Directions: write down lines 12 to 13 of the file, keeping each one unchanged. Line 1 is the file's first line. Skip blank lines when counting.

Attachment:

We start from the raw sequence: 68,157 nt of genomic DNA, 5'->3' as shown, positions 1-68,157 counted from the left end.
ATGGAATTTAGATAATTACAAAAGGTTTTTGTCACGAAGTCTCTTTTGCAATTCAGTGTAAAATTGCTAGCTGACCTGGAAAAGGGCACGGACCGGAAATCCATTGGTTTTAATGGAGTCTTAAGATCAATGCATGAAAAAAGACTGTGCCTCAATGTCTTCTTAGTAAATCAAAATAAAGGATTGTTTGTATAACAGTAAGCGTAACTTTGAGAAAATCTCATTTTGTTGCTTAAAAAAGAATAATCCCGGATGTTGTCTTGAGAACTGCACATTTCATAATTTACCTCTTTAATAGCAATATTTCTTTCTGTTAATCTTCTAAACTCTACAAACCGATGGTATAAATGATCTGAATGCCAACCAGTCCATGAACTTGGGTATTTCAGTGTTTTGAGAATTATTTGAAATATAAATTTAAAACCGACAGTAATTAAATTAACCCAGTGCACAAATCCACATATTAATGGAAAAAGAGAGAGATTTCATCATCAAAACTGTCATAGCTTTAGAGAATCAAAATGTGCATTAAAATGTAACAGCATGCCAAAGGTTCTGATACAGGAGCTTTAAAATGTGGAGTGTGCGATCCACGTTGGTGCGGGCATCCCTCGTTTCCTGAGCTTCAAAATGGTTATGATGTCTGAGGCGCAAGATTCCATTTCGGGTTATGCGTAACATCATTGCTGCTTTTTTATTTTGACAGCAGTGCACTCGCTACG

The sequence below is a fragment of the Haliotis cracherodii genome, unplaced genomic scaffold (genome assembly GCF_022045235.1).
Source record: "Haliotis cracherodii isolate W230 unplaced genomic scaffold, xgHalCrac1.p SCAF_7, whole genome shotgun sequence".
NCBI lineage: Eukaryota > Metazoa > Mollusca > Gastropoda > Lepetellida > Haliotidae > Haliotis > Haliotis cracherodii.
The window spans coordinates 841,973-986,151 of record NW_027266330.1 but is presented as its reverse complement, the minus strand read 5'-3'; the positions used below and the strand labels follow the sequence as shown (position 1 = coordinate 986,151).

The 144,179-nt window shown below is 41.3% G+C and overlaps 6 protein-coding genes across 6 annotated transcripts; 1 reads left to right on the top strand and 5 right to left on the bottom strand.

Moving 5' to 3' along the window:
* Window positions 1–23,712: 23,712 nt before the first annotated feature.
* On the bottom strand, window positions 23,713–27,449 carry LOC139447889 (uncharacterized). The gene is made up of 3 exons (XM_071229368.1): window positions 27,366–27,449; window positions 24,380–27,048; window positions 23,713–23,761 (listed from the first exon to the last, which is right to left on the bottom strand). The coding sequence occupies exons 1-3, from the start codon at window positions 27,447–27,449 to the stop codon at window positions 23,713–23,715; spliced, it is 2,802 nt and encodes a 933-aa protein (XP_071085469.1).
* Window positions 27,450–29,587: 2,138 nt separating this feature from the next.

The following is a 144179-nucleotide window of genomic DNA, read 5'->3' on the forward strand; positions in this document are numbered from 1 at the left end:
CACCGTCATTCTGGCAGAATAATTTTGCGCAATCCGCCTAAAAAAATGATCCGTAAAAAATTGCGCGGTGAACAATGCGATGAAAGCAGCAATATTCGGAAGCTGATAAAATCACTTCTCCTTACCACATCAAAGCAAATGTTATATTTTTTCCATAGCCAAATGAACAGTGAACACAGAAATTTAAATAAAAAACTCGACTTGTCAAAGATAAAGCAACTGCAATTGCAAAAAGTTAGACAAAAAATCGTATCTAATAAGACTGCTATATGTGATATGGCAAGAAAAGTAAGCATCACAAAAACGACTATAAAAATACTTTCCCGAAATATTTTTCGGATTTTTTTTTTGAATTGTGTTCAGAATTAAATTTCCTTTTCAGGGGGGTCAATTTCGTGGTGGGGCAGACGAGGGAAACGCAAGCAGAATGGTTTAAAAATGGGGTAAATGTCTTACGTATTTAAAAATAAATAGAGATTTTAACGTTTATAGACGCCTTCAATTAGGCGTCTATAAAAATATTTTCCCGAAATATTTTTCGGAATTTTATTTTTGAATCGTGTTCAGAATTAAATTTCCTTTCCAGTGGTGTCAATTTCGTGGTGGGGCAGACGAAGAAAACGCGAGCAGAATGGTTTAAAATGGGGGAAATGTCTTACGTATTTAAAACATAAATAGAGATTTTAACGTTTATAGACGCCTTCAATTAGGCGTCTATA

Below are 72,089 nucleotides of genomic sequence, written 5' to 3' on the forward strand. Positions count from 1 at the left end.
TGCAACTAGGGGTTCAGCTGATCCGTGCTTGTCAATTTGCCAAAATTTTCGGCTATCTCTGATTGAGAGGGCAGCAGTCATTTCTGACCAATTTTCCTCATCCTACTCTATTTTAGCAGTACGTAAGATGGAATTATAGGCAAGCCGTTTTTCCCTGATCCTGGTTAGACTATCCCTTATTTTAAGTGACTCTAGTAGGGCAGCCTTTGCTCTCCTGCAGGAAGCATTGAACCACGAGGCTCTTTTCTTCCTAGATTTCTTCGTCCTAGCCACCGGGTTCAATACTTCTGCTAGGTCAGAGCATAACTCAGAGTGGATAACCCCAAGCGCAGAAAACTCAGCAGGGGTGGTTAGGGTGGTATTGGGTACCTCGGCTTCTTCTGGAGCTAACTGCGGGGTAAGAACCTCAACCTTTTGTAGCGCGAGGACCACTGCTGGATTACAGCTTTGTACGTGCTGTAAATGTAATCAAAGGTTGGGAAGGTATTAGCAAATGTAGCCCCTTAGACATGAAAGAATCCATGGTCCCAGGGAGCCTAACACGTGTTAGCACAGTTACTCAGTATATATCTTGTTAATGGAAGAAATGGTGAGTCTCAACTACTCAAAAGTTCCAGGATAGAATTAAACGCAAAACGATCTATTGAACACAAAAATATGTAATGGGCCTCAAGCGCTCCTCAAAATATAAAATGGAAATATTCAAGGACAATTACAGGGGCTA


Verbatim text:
The following is a 144179-nucleotide window of genomic DNA, read 5'->3' on the forward strand; positions in this document are numbered from 1 at the left end:
CACCGTCATTCTGGCAGAATAATTTTGCGCAATCCGCCTAAAAAAATGATCCGTAAAAAATTGCGCGGTGAACAATGCGATGAAAGCAGCAATATTCGGAAGCTGATAAAATCACTTCTCCTTACCACATCAAAGCAAATGTTATATTTTTTCCATAGCCAAATGAACAGTGAACACAGAAATTTAAATAAAAAACTCGACTTGTCAAAGATAAAGCAACTGCAATTGCAAAAAGTTAGACAAAAAATCGTATCTAATAAGACTGCTATATGTGATATGGCAAGAAAAGTAAGCATCACAAAAACGACTATAAAAATACTTTCCCGAAATATTTTTCGGATTTTTTTTTTGAATTGTGTTCAGAATTAAATTTCCTTTTCAGGGGGGTCAATTTCGTGGTGGGGCAGACGAGGGAAACGCAAGCAGAATGGTTTAAAAATGGGGTAAATGTCTTACGTATTTAAAAATAAATAGAGATTTTAACGTTTATAGACGCCTTCAATTAGGCGTCTATAAAAATATTTTCCCGAAATATTTTTCGGAATTTTATTTTTGAATCGTGTTCAGAATTAAATTTCCTTTCCAGTGGTGTCAATTTCGTGGTGGGGCAGACGAAGAAAACGCGAGCAGAATGGTTTAAAATGGGGGAAATGTCTTACGTATTTAAAACATAAATAGAGATTTTAACGTTTATAGACGCCTTCAATTAGGCGTCTATA